In the Crisis Meeting
JUNE 21, 2006
The Crisis Meeting was in full swing. "But it says in the press release that "discussions are taking place with Geoff Willis, regarding his future role with the team," said Annabel, the new girl, proving once again that she has a lot to learn about the ways of Formula 1. Even Miss Pringle-Featherby (of the Berkshire Pringle-Featherbys), famed for not being the sharpest knife in the drawer at the Motor Racing and Trade Development Department of the Secret Intelligence Service, rolled her eyes at that one.
"No, my dear," said The Mole patiently. "In Formula 1 language that means that Geoffrey is being escorted to the nearest dustbin and is being asked by the Japanese to climb into it."
"Oh," said Annabel. "Well, why don't they just say it?"
"That is a very good point," said The Mole, trying to encourage the youngster.
"Well, I think that is synonymous with the whole way of thinking at Honda," said Penelope (Roedean). "It is more about image than about results. They needed a change."
"Perhaps," said The Mole, "but is Willis the right man to be walking to the guillotine?"
"Yes," fired back Penelope, "The car is not winning races."
"Nor is the McLaren," said Penelope (Wycombe Abbey) from beneath the fringe of her honey-coloured bob. "But are they firing people? Nor the Williams, come to that. And last year the Ferrari was a mess and the same people are back doing it this year."
The Mole nodded.
"Big companies always need sacrificial lambs," said Penelope (Roedean). "Look at Mike Gascoyne!"
"Hardly a lamb," said The Mole. "More like a wolf-murdering piece of mutton."
There was some giggling at the thought of the man they call "The Rottweiler" dressed up in sheep's clothing but then it was back to business.
"But why Willis?" said Penelope (Wycombe Abbey).
"Does the speed of the car not come into the thinking these days?" said The Mole.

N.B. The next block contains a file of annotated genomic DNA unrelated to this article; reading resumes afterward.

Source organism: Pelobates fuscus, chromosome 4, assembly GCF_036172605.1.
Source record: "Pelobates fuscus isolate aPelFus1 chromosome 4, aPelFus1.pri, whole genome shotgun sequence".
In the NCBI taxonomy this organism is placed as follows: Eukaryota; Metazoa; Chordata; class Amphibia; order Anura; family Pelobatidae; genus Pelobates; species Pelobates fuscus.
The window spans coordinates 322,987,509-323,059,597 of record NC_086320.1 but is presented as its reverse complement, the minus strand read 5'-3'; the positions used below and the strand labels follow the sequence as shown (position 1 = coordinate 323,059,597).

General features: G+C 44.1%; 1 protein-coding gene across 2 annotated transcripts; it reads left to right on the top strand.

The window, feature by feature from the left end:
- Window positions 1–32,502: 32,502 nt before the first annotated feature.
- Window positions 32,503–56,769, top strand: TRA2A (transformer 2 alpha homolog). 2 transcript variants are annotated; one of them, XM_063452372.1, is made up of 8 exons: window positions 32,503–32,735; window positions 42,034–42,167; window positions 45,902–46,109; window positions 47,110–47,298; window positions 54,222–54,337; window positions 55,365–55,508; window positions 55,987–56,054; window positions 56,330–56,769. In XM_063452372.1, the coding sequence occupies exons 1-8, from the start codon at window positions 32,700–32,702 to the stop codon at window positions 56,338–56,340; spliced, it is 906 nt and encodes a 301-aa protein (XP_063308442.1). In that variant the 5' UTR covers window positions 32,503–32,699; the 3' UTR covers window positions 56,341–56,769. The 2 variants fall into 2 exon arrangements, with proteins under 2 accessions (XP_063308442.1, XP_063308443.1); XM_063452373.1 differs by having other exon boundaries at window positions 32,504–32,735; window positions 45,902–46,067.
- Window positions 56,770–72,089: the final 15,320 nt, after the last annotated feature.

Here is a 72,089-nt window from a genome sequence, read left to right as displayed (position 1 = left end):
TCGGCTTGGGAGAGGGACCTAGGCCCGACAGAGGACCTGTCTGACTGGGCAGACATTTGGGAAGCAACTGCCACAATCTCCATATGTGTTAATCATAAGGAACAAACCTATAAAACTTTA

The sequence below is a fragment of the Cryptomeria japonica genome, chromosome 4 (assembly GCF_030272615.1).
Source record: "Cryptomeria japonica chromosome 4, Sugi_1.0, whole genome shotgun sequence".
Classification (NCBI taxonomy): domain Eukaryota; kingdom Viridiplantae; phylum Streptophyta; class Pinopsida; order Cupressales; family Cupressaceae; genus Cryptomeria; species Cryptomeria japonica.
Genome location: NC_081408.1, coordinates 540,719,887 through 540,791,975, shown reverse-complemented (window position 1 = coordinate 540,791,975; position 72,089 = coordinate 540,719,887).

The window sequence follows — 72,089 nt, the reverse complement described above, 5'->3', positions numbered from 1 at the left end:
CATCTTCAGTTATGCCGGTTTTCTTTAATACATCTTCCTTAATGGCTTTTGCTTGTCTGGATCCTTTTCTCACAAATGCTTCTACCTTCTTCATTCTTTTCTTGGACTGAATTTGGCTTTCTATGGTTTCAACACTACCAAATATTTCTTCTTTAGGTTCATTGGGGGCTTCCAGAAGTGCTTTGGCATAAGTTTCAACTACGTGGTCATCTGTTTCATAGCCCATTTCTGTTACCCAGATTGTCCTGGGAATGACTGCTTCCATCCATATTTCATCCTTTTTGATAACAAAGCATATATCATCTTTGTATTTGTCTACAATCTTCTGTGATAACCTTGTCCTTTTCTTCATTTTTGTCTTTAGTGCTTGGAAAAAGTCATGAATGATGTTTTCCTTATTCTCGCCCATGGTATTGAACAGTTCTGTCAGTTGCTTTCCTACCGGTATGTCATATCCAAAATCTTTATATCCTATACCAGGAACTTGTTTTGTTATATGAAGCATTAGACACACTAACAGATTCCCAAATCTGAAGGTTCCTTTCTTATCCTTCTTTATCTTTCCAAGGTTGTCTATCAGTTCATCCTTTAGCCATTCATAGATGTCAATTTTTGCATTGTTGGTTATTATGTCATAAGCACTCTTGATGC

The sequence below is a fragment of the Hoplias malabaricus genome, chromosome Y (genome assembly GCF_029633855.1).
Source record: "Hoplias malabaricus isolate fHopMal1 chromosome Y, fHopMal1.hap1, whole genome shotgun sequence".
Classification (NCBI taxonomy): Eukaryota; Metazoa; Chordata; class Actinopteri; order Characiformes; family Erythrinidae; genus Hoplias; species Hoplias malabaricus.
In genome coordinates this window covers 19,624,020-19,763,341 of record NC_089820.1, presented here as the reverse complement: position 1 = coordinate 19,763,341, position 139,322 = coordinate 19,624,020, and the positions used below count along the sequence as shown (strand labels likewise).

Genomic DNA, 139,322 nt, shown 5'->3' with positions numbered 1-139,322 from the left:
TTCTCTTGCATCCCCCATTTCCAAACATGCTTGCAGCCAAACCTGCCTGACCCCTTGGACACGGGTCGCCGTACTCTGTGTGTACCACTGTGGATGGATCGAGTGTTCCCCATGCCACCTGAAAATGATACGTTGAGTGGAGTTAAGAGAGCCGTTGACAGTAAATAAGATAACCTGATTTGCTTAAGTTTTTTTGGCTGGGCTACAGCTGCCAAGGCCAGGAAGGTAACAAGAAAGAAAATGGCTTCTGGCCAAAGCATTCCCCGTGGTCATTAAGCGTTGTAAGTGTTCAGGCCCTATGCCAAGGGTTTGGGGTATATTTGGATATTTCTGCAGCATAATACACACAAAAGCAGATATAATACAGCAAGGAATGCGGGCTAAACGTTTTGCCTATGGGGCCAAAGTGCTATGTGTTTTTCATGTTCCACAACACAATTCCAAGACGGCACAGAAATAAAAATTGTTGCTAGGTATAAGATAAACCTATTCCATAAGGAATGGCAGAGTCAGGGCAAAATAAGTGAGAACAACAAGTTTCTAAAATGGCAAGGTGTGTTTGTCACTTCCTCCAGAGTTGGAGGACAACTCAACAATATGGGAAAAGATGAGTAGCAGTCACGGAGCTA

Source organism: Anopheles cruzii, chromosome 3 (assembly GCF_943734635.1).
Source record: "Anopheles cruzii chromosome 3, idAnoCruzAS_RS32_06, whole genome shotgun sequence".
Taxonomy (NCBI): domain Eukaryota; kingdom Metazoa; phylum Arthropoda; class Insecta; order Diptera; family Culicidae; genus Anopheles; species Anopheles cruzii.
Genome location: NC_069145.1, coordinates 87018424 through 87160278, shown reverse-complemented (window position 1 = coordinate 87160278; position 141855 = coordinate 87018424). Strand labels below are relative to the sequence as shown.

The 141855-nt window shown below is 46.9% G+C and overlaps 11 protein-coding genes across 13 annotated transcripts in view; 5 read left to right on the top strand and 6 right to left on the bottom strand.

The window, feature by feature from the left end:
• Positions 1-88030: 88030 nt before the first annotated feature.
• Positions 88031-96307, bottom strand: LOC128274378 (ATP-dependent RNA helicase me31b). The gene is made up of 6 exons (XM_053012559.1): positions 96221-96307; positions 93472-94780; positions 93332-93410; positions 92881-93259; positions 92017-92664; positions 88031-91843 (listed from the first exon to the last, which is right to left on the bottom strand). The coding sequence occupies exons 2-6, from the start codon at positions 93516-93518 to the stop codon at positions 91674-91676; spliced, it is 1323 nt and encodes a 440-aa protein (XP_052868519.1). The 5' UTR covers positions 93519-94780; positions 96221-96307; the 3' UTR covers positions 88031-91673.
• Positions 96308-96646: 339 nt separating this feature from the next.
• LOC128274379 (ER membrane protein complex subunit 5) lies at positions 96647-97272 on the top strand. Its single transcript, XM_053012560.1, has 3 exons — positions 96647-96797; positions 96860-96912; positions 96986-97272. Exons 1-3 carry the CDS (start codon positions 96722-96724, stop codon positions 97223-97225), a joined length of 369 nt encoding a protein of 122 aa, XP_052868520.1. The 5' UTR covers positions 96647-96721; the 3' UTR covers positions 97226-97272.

"No," said Penelope. "You are missing the point. The car is not much good. That's an aerodynamic thing. You may recall that their chief aerodynamicist disappeared a few months ago. The Dutch-Australian guy. Toet. Now what did we hear at the time? We heard he was upset that his bosses told him off. In other words there was some reason for him to be told off. And what was that? The car!"
"But Willis was his boss," said Penelope (Roedean), "and he should have recognised that things were not going in the right direction."
"Last year was a bit different," said The Mole. "Honda got into trouble over the fuel tanks thing and we all know that others were doing the same thing. At least three teams. So the Honda people were not quite sure about the performance of the car. This year there was the question of flexi-wings. Honda could not use them. It was too big a risk. But was that the reason the car was slow? In the end the answer is obviously 'No'. So it is goodbye Mr Willis."
"Well that's not really fair," said Penelope (Wycombe Abbey). "As I hear it, there was a fair amount of operational trouble and finger-trouble as well. There have been a lot of blow-ups which were not the engine. There was that screw up a while back with the lollipop. And, where was it? The car was a disaster because the team changed the wing settings going in the wrong direction. So the driver asked for 'Two Up' and got 'Two Down' and that meant the settings were four slots from where they should have been and the car was undriveable. And then there was that qualifying mess at Silverstone, although to be fair that is a thing that has happened to several teams this year when they thought they were safe in the first qualiftying and end up getting a nasty surprise because people went faster than expected."
"It happens," said The Mole.
"The thing is that as far as I am concerned 'why' is not really the important issue," said Penelope (Roedean). "Obviously the Japanese wanted somewhat out. The thing that is extraordinary is why they think that one can have a revolution and that no-one will find out. It's obvious, you just cannot do it. If heads have to roll, they have to roll publicly. Formula 1 is a public business. The spotlight is on the top people and so when one gets taken out you cannot hide that fact. Why bother with all this crap about his future role in the team. And why appoint a Senior Technical Director. That's pure hogwash. Creating a title above the top title. That is like saying. 'The King is not as good as we hoped, let's appoint a Mega-King'."
And? said The Mole.
"The whole place seems to be running on PR and not on what is really important," Penelope went on. "They need to shake things up and make sure that the screw-tighteners tighten their screws and the aerodynamicists deliver to targets. They spend too much time polishing the car and saying that it is all bad luck."
"No such thing as bad luck," said The Mole.
"Geoff Willis might disagree with that!" said Annabel,
June 21 2006
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